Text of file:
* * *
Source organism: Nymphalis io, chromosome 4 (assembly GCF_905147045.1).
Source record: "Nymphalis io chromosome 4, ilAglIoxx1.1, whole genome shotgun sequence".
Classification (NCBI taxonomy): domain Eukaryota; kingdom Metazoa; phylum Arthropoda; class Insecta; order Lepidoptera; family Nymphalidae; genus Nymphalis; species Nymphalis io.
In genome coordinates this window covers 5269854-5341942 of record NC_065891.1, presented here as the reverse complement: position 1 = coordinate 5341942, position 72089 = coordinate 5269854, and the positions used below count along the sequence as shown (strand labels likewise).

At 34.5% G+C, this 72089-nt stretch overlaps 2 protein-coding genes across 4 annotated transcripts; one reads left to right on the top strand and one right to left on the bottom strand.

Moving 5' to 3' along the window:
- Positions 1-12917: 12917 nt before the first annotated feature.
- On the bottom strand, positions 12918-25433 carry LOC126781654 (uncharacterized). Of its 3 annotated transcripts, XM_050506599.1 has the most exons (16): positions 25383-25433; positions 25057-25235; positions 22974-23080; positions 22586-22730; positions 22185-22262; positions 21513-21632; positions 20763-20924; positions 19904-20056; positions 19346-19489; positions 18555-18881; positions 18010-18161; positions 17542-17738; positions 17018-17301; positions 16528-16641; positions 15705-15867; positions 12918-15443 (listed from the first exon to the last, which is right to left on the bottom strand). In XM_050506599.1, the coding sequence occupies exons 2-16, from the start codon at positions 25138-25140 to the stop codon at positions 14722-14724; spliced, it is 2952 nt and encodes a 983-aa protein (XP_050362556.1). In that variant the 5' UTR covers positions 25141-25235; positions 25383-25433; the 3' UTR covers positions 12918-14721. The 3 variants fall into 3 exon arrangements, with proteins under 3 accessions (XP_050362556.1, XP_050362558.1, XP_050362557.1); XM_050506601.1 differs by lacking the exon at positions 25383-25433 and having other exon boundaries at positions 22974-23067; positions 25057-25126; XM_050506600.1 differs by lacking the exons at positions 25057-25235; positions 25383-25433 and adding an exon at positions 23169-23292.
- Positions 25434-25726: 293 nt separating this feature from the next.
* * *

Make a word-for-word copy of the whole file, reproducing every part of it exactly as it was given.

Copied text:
Source organism: Nymphalis io, chromosome 4 (assembly GCF_905147045.1).
Source record: "Nymphalis io chromosome 4, ilAglIoxx1.1, whole genome shotgun sequence".
Classification (NCBI taxonomy): domain Eukaryota; kingdom Metazoa; phylum Arthropoda; class Insecta; order Lepidoptera; family Nymphalidae; genus Nymphalis; species Nymphalis io.
In genome coordinates this window covers 5269854-5341942 of record NC_065891.1, presented here as the reverse complement: position 1 = coordinate 5341942, position 72089 = coordinate 5269854, and the positions used below count along the sequence as shown (strand labels likewise).

At 34.5% G+C, this 72089-nt stretch overlaps 2 protein-coding genes across 4 annotated transcripts; one reads left to right on the top strand and one right to left on the bottom strand.

Moving 5' to 3' along the window:
- Positions 1-12917: 12917 nt before the first annotated feature.
- On the bottom strand, positions 12918-25433 carry LOC126781654 (uncharacterized). Of its 3 annotated transcripts, XM_050506599.1 has the most exons (16): positions 25383-25433; positions 25057-25235; positions 22974-23080; positions 22586-22730; positions 22185-22262; positions 21513-21632; positions 20763-20924; positions 19904-20056; positions 19346-19489; positions 18555-18881; positions 18010-18161; positions 17542-17738; positions 17018-17301; positions 16528-16641; positions 15705-15867; positions 12918-15443 (listed from the first exon to the last, which is right to left on the bottom strand). In XM_050506599.1, the coding sequence occupies exons 2-16, from the start codon at positions 25138-25140 to the stop codon at positions 14722-14724; spliced, it is 2952 nt and encodes a 983-aa protein (XP_050362556.1). In that variant the 5' UTR covers positions 25141-25235; positions 25383-25433; the 3' UTR covers positions 12918-14721. The 3 variants fall into 3 exon arrangements, with proteins under 3 accessions (XP_050362556.1, XP_050362558.1, XP_050362557.1); XM_050506601.1 differs by lacking the exon at positions 25383-25433 and having other exon boundaries at positions 22974-23067; positions 25057-25126; XM_050506600.1 differs by lacking the exons at positions 25057-25235; positions 25383-25433 and adding an exon at positions 23169-23292.
- Positions 25434-25726: 293 nt separating this feature from the next.